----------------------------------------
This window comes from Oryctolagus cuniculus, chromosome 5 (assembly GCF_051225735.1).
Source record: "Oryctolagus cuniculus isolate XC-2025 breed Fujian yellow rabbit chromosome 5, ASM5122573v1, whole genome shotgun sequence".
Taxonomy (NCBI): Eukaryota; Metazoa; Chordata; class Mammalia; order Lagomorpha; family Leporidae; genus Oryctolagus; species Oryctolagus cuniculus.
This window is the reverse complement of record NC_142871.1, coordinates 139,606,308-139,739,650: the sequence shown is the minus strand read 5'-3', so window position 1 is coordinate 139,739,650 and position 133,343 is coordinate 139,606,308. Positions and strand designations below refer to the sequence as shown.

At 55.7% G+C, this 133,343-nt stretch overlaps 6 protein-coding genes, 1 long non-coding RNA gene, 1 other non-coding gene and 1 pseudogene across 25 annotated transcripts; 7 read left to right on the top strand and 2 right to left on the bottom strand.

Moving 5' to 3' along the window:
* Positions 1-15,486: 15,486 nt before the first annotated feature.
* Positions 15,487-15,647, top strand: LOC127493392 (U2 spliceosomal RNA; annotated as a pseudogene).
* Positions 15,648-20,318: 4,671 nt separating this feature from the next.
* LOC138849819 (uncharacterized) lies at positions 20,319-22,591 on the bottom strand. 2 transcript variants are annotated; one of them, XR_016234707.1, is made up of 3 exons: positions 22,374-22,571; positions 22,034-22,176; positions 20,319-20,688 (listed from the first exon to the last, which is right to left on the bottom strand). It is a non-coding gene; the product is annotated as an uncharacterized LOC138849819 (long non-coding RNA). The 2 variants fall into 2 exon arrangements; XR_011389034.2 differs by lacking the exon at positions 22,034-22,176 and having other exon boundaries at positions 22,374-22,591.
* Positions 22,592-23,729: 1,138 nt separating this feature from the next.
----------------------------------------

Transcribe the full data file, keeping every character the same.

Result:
This window comes from Oryctolagus cuniculus, chromosome 5 (assembly GCF_051225735.1).
Source record: "Oryctolagus cuniculus isolate XC-2025 breed Fujian yellow rabbit chromosome 5, ASM5122573v1, whole genome shotgun sequence".
Taxonomy (NCBI): Eukaryota; Metazoa; Chordata; class Mammalia; order Lagomorpha; family Leporidae; genus Oryctolagus; species Oryctolagus cuniculus.
This window is the reverse complement of record NC_142871.1, coordinates 139,606,308-139,739,650: the sequence shown is the minus strand read 5'-3', so window position 1 is coordinate 139,739,650 and position 133,343 is coordinate 139,606,308. Positions and strand designations below refer to the sequence as shown.

At 55.7% G+C, this 133,343-nt stretch overlaps 6 protein-coding genes, 1 long non-coding RNA gene, 1 other non-coding gene and 1 pseudogene across 25 annotated transcripts; 7 read left to right on the top strand and 2 right to left on the bottom strand.

Moving 5' to 3' along the window:
* Positions 1-15,486: 15,486 nt before the first annotated feature.
* Positions 15,487-15,647, top strand: LOC127493392 (U2 spliceosomal RNA; annotated as a pseudogene).
* Positions 15,648-20,318: 4,671 nt separating this feature from the next.
* LOC138849819 (uncharacterized) lies at positions 20,319-22,591 on the bottom strand. 2 transcript variants are annotated; one of them, XR_016234707.1, is made up of 3 exons: positions 22,374-22,571; positions 22,034-22,176; positions 20,319-20,688 (listed from the first exon to the last, which is right to left on the bottom strand). It is a non-coding gene; the product is annotated as an uncharacterized LOC138849819 (long non-coding RNA). The 2 variants fall into 2 exon arrangements; XR_011389034.2 differs by lacking the exon at positions 22,034-22,176 and having other exon boundaries at positions 22,374-22,591.
* Positions 22,592-23,729: 1,138 nt separating this feature from the next.